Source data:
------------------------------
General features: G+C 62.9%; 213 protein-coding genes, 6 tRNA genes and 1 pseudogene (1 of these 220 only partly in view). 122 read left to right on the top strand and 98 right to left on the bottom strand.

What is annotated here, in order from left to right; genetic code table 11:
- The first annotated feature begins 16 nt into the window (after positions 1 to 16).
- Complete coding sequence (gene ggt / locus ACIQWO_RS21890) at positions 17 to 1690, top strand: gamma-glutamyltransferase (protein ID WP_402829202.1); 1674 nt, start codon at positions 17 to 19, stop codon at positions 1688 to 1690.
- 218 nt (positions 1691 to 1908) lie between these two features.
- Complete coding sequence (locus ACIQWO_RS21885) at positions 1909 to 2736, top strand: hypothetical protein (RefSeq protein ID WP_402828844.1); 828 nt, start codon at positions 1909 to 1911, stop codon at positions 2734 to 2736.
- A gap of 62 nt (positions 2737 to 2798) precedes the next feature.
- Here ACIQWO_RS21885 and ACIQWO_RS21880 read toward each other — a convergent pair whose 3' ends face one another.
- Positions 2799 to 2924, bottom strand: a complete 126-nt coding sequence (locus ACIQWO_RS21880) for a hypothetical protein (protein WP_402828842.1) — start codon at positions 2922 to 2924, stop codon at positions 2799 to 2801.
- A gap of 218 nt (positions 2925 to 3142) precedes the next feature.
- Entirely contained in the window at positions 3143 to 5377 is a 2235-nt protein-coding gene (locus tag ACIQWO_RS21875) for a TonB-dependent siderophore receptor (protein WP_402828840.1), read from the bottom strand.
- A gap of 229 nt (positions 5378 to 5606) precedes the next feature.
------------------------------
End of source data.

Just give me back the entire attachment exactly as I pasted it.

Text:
General features: G+C 62.9%; 213 protein-coding genes, 6 tRNA genes and 1 pseudogene (1 of these 220 only partly in view). 122 read left to right on the top strand and 98 right to left on the bottom strand.

What is annotated here, in order from left to right; genetic code table 11:
- The first annotated feature begins 16 nt into the window (after positions 1 to 16).
- Complete coding sequence (gene ggt / locus ACIQWO_RS21890) at positions 17 to 1690, top strand: gamma-glutamyltransferase (protein ID WP_402829202.1); 1674 nt, start codon at positions 17 to 19, stop codon at positions 1688 to 1690.
- 218 nt (positions 1691 to 1908) lie between these two features.
- Complete coding sequence (locus ACIQWO_RS21885) at positions 1909 to 2736, top strand: hypothetical protein (RefSeq protein ID WP_402828844.1); 828 nt, start codon at positions 1909 to 1911, stop codon at positions 2734 to 2736.
- A gap of 62 nt (positions 2737 to 2798) precedes the next feature.
- Here ACIQWO_RS21885 and ACIQWO_RS21880 read toward each other — a convergent pair whose 3' ends face one another.
- Positions 2799 to 2924, bottom strand: a complete 126-nt coding sequence (locus ACIQWO_RS21880) for a hypothetical protein (protein WP_402828842.1) — start codon at positions 2922 to 2924, stop codon at positions 2799 to 2801.
- A gap of 218 nt (positions 2925 to 3142) precedes the next feature.
- Entirely contained in the window at positions 3143 to 5377 is a 2235-nt protein-coding gene (locus tag ACIQWO_RS21875) for a TonB-dependent siderophore receptor (protein WP_402828840.1), read from the bottom strand.
- A gap of 229 nt (positions 5378 to 5606) precedes the next feature.